Global recession a serious danger in 2020, says UN
Weaker growth in both advanced and developing countries means the possibility of a global recession in 2020 is a clear and present danger, the UN has warned.
London: Weaker growth in both advanced and developing countries means the possibility of a global recession in 2020 is a clear and present danger, the UN has warned.
In a flagship report, the UN's trade and development body, Unctad, said 2019 will endure the weakest expansion in a decade and there was a risk of the slowdown turning into outright contraction next year, according to The Guardian report.
The UN said warning lights were flashing around trade wars, currency gyrations, the possibility of a no-deal Brexit and movements in long-term interest rates but there was little sign that policymakers were prepared for the coming storm.
The annual trade and development report said finance ministries and central banks should end their "obsession with stock prices, quarterly earnings and investor confidence" and instead focus on job creation, boosting wages and increasing public investment.
The Unctad report said: "A spluttering north, a general slowdown in the south and rising levels of debt everywhere are hanging over the global economy: these combined with increased market volatility, a fractured multilateral system and mounting uncertainty, are framing the immediate policy challenge."
It said the global economy remained fragile even though the financial crisis ended a decade ago, and called for a fundamental rethink of a "business as usual" model that had saddled the developing world with record levels of debt.
The report also said: "The macro-economic policy stance adopted to date has been lopsided and insufficiently co-ordinated to give a sustained boost to aggregate demand, with adjustments left to the vagaries of the market through a mixture of cost-cutting and liberalisation measures. Ephemeral growth spurts and financial volatility have been the predictable results."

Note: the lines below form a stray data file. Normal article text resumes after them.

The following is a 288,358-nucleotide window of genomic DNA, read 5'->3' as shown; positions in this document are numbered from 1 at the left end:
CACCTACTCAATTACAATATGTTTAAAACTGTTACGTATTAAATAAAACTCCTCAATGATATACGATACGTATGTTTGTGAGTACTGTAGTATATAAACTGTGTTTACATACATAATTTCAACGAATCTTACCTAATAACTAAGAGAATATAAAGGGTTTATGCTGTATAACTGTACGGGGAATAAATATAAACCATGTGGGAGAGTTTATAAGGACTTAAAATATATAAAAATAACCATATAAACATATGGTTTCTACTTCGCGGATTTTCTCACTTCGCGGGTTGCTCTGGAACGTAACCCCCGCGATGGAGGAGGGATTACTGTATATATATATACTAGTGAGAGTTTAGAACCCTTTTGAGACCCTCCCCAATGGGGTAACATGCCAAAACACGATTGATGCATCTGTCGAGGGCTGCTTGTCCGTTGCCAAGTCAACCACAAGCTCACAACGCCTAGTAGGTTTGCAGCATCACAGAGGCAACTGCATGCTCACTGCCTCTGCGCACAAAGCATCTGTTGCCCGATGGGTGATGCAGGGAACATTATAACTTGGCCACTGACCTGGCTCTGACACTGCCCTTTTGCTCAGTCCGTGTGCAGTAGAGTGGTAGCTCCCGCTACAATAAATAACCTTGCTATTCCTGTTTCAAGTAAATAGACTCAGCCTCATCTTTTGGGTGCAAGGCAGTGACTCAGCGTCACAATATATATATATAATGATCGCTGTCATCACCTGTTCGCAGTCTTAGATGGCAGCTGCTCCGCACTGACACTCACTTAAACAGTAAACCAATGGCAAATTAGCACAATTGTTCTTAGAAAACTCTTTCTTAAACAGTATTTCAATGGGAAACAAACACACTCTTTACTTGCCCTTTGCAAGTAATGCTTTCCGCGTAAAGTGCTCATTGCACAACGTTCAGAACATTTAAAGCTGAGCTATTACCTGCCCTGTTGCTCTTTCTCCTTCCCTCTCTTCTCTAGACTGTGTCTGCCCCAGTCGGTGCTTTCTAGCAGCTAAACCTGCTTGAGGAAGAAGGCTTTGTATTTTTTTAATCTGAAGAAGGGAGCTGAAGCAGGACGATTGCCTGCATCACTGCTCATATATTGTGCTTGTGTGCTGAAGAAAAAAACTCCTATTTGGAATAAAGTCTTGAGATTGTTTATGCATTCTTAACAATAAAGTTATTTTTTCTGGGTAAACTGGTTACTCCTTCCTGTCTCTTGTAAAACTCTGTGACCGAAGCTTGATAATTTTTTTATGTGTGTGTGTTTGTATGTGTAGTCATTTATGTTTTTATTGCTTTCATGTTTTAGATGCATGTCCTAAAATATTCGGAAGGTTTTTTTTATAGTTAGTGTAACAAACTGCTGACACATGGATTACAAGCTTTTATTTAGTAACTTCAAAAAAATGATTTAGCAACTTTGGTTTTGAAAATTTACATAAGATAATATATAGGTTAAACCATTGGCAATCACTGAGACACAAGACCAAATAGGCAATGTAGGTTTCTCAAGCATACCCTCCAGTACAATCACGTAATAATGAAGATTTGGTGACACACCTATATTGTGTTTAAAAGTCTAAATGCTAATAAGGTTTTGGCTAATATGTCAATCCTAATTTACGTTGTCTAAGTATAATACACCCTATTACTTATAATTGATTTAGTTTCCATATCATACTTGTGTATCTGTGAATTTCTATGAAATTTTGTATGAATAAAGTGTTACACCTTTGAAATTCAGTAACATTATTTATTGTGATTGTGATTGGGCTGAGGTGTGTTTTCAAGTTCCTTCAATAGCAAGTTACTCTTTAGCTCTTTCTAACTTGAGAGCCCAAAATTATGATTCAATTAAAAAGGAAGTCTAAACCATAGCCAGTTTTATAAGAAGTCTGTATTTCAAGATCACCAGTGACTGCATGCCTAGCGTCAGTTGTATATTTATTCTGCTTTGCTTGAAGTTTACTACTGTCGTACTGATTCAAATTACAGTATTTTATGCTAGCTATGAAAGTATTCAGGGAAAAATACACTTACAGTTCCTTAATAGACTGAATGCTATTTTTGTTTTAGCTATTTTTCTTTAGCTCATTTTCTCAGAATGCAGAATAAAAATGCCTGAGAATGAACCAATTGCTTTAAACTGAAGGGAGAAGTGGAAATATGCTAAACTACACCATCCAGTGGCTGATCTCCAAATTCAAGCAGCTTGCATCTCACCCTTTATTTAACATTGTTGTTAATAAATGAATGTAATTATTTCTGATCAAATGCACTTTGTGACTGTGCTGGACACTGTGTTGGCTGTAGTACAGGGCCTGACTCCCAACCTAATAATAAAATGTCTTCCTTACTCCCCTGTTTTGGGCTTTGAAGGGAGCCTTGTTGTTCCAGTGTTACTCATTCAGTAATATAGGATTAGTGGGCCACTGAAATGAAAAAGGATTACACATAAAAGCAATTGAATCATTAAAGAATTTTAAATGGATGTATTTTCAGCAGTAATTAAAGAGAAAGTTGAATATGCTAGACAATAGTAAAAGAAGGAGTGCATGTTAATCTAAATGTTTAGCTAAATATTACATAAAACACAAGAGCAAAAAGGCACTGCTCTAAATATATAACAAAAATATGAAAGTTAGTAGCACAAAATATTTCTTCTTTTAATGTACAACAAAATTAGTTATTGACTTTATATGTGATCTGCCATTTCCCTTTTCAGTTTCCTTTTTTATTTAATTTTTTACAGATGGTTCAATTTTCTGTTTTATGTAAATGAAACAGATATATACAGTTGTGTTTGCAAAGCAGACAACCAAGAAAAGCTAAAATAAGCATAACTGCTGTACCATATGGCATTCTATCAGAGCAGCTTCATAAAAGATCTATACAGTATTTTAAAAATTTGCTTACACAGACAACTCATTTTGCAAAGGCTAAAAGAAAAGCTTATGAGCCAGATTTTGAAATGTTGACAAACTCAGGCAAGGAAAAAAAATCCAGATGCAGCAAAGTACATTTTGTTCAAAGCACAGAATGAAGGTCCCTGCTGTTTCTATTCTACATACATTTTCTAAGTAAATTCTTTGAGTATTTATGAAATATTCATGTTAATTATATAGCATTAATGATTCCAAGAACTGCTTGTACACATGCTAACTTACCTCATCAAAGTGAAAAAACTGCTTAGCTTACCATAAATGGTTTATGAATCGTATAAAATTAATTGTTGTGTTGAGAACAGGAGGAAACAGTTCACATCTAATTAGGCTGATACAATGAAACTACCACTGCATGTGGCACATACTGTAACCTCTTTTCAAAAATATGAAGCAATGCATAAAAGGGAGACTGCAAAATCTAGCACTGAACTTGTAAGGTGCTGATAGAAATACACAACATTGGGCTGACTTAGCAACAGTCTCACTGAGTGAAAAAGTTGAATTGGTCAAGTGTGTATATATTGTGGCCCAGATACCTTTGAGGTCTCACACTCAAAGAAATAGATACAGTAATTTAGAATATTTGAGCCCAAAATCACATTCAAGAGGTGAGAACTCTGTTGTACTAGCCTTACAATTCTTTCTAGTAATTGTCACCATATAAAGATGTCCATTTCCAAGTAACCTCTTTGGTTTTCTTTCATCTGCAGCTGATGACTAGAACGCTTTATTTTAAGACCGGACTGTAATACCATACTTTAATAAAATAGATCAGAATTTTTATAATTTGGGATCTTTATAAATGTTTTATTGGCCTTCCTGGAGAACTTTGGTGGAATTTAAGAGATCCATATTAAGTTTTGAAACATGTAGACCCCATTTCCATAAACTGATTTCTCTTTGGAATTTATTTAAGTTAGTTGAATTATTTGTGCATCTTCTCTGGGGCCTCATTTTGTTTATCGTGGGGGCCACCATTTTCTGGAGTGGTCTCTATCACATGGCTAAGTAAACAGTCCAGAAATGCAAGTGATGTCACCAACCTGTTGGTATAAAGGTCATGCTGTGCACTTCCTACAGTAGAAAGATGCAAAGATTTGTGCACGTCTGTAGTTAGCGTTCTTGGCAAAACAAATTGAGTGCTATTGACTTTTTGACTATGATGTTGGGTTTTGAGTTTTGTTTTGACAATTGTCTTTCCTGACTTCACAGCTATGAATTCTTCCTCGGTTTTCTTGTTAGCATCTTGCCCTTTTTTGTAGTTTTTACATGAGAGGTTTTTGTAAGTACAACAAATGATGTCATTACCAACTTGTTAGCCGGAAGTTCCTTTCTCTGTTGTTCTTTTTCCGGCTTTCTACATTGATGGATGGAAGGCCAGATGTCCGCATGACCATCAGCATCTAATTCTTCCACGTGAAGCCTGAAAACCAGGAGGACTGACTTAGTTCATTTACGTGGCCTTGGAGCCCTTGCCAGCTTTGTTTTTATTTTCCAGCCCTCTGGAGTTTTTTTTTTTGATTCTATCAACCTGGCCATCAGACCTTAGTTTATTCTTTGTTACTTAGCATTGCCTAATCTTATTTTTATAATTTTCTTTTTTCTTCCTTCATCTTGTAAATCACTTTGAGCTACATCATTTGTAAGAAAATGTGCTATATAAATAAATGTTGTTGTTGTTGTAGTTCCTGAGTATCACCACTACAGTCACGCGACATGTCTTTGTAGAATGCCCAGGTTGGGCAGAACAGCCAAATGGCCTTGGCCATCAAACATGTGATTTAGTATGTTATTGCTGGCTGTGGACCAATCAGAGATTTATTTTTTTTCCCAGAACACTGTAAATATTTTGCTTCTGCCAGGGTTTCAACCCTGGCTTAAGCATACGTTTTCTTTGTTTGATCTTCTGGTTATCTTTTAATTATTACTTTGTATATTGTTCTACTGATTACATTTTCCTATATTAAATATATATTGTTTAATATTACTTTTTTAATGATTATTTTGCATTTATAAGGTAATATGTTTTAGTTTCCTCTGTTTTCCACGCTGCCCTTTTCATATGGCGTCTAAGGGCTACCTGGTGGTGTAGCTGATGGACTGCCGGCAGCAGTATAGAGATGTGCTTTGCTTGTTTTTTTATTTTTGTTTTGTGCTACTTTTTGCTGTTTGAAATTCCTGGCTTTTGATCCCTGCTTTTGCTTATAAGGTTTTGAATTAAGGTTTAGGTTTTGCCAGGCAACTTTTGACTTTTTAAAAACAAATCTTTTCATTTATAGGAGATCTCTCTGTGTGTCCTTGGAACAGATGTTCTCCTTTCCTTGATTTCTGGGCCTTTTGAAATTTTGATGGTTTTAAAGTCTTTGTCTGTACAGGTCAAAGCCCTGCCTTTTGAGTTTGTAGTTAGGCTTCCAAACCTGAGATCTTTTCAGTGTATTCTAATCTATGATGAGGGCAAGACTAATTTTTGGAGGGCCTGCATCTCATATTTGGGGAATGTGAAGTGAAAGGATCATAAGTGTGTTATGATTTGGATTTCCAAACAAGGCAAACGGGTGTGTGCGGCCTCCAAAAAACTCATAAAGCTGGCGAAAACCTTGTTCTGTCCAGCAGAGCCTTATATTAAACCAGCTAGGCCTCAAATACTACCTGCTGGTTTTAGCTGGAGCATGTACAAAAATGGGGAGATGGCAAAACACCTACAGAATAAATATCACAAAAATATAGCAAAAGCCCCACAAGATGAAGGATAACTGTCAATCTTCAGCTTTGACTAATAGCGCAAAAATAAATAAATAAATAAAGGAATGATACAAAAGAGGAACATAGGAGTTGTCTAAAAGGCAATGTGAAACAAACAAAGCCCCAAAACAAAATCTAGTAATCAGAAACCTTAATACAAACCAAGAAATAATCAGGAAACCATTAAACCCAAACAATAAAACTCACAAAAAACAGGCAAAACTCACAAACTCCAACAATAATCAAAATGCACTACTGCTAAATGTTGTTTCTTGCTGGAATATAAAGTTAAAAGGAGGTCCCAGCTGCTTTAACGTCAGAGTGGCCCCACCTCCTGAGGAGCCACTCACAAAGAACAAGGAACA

Global growth will fall from 3% in 2018 to 2.3% this year – its weakest since the 1.7% contraction in 2009, according to the report. Several big emerging countries were already in recession and some advanced economies, including Germany and the UK, were dangerously close to one.
Central banks , including the US Federal Reserve and the European Central Bank, have recently announced interest cuts in an attempt to stimulate activity but the UN report was pessimistic about the chances of success.
"The slowdown in growth in all the major developed economies, including the US, confirms that relying on easy monetary policy and asset price rises to stimulate demand produces, at best, ephemeral growth, while tax cuts for corporations and wealthy individuals fail to trigger productive investment."
Unconventional monetary measures – such as negative interest rates and creating money through quantitative easing – remained the go-to policies for addressing weaknesses in the global economy even though they have had a weak record since the financial crisis.
Trade growth was expected to slow sharply this year as a result of a slump in global demand and the protectionist measures announced by Donald Trump.